Italian tenor known for Verdi interpretations
Carlo Bergonzi, 90, an Italian tenor who was considered one of the most authoritative interpreters of Verdi's operas, died Friday in Milan, according to the Italian Auxologic Institute. No cause was given.
Born July 13, 1924, in the province of Parma not far from Verdi's hometown, Bergonzi started his studies at age 16 as a baritone, only to discover later that his musical gifts lay in the tenor range. Bergonzi served in World War II in an antiaircraft artillery unit and was interned in a German forced labor camp for three years.
Bergonzi's international career took off after his 1956 debut at the Metropolitan Opera in New York, where he sang the role of Radames in Verdi's "Aida." His Met career spanned 32 years and 22 roles.
The Met recalled in a tribute that Bergonzi "was particularly praised for the beauty and warmth of his singing and for his elegant attention to style and phrasing."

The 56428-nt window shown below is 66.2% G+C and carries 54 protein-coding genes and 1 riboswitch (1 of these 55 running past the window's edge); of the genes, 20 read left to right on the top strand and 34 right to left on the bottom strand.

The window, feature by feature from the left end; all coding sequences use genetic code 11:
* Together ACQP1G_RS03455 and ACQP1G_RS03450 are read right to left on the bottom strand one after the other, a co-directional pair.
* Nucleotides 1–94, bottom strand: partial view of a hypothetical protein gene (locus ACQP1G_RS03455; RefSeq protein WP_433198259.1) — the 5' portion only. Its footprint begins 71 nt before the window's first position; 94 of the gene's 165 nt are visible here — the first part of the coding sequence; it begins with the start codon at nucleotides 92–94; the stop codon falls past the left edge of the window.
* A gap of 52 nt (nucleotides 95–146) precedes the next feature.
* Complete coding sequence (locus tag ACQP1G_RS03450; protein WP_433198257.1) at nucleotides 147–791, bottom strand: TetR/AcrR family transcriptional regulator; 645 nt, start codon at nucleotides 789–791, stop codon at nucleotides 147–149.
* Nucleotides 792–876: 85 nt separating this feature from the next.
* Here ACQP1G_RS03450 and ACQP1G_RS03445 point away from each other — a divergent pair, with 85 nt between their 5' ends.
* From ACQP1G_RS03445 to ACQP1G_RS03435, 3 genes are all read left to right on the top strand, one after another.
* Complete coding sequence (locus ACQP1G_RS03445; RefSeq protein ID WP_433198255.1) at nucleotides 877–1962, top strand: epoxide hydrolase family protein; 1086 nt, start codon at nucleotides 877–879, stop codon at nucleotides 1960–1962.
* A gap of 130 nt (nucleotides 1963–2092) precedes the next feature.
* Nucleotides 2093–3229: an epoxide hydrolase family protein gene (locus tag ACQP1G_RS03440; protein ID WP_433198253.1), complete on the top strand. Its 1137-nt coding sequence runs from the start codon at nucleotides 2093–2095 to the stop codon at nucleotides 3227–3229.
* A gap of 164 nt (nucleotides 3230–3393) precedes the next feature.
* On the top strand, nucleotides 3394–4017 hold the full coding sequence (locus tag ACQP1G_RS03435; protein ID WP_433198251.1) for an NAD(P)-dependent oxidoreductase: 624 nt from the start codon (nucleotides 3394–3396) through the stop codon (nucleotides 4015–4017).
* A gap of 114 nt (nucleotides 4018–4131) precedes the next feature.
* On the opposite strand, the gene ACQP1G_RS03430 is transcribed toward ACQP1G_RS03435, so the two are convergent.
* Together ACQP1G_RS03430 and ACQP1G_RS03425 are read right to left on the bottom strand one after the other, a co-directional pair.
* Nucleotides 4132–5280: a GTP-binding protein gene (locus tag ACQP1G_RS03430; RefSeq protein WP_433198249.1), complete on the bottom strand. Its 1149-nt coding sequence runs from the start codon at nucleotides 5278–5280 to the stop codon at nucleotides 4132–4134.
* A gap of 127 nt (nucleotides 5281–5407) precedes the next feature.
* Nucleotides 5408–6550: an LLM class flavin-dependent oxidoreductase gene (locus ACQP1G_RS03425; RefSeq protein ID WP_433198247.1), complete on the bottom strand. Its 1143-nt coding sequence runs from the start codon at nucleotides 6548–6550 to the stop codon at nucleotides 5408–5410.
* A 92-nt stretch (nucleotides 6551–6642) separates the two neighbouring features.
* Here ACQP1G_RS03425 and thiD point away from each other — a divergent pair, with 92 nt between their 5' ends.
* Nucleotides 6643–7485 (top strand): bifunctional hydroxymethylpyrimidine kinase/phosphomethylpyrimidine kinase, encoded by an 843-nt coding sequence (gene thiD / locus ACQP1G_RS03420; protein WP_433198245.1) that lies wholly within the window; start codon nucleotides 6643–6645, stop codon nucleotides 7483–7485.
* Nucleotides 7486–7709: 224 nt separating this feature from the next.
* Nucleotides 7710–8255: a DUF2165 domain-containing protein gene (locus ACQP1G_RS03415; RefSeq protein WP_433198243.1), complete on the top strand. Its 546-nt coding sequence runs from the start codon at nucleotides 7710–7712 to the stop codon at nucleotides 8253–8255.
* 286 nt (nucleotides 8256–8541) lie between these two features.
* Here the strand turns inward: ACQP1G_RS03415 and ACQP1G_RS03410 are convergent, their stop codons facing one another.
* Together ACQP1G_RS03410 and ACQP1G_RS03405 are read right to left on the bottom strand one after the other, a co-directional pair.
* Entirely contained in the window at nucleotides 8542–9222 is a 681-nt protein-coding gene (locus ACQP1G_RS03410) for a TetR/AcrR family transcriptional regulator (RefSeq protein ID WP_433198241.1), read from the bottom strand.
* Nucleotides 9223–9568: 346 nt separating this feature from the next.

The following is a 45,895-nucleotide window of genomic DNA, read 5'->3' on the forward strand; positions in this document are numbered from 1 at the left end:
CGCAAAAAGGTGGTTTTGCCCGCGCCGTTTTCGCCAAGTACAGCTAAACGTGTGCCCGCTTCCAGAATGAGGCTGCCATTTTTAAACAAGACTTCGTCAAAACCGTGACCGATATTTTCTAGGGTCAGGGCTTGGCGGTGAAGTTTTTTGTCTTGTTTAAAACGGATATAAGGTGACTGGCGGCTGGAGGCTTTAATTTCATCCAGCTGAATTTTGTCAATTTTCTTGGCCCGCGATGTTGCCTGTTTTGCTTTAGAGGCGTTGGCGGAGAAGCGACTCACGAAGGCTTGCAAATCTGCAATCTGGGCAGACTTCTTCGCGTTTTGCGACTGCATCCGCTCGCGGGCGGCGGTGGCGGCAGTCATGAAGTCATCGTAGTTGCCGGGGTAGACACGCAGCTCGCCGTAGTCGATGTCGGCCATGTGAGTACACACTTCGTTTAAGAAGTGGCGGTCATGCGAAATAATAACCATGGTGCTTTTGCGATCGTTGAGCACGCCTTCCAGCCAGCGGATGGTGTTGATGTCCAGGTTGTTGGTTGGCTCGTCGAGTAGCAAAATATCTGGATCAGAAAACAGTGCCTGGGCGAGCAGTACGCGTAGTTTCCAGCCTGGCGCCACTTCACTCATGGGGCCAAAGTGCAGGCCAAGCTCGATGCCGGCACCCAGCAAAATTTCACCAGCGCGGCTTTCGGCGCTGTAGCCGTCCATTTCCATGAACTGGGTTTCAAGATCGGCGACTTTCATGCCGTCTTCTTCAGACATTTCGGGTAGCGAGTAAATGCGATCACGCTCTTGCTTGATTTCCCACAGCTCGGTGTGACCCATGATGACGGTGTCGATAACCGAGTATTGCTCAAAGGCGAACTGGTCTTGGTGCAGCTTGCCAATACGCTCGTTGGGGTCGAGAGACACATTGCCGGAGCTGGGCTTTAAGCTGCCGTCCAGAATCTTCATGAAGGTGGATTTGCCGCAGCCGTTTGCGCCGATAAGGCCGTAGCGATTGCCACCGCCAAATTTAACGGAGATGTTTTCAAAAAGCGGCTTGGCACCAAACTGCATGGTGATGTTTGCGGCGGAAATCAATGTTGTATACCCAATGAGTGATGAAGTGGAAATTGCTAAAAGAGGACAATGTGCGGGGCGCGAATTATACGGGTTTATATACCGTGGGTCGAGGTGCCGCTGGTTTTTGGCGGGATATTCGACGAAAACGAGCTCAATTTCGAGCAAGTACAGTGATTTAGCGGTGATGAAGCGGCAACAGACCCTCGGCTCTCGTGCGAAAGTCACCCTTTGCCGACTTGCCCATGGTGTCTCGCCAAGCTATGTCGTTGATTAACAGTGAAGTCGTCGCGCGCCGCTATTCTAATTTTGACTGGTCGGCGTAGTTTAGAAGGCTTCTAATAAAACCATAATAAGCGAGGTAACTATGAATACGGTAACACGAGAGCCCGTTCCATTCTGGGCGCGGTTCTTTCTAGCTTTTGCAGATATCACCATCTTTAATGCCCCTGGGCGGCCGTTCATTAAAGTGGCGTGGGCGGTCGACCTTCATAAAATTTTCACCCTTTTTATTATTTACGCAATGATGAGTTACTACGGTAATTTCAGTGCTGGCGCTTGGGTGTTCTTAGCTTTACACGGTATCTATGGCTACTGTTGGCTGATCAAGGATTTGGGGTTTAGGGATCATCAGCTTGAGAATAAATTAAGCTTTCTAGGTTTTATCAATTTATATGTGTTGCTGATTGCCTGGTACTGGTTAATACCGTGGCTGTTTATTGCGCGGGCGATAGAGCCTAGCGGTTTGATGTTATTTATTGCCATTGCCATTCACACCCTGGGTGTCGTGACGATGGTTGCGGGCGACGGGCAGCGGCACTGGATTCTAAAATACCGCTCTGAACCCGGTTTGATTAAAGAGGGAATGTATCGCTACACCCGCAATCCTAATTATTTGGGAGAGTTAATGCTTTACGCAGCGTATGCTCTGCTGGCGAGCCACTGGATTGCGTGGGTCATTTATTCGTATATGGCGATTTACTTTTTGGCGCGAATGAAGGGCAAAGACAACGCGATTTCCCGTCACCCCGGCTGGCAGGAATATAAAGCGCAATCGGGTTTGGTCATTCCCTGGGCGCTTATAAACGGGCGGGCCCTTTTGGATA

He also sang nine seasons at La Scala in Milan and 21 seasons at the Arena open-air summer theater in Verona.
Bergonzi ended his artistic career in 1995 and then taught singing. Among his students were those enrolled at the Angel's Vocal Art Center in Long Beach, where he led workshops.
Wallace "Wah Wah" Jones
Wallace "Wah Wah" Jones, 88, a multi-sport star who helped the University of Kentucky win the first two of its eight national basketball titles and is considered the school's greatest all-around athlete, died Sunday, according to the Anderson, Laws and Jones funeral home in his hometown of Harlan, Ky. No other details were available.
A tall and chiseled 6-foot-4-inch All-American, Jones was the last surviving member of the Wildcats' "Fabulous Five" basketball team that won the 1948 national championship and went on to claim Olympic gold that year for the United States. He returned with three teammates under Hall of Fame coach Adolph Rupp to repeat as titlists in 1949.
Jones also played football at Kentucky from 1945 to '48, including three seasons for legendary coach Paul "Bear" Bryant and earned all-
Jones teamed with Ralph Beard, Alex Groza, Kenny Rollins and Cliff Barker to form the so-called Fabulous Five that went 36-3 and beat Baylor 58-42 for Kentucky's first national title in 1948. The entire starting quintet was named to the U.S. Olympic team that routed France, 64-21, for the gold medal in London.
All but Rollins returned the next season as Kentucky beat Oklahoma A&M, 46-36, to repeat as champions.
Times wire reports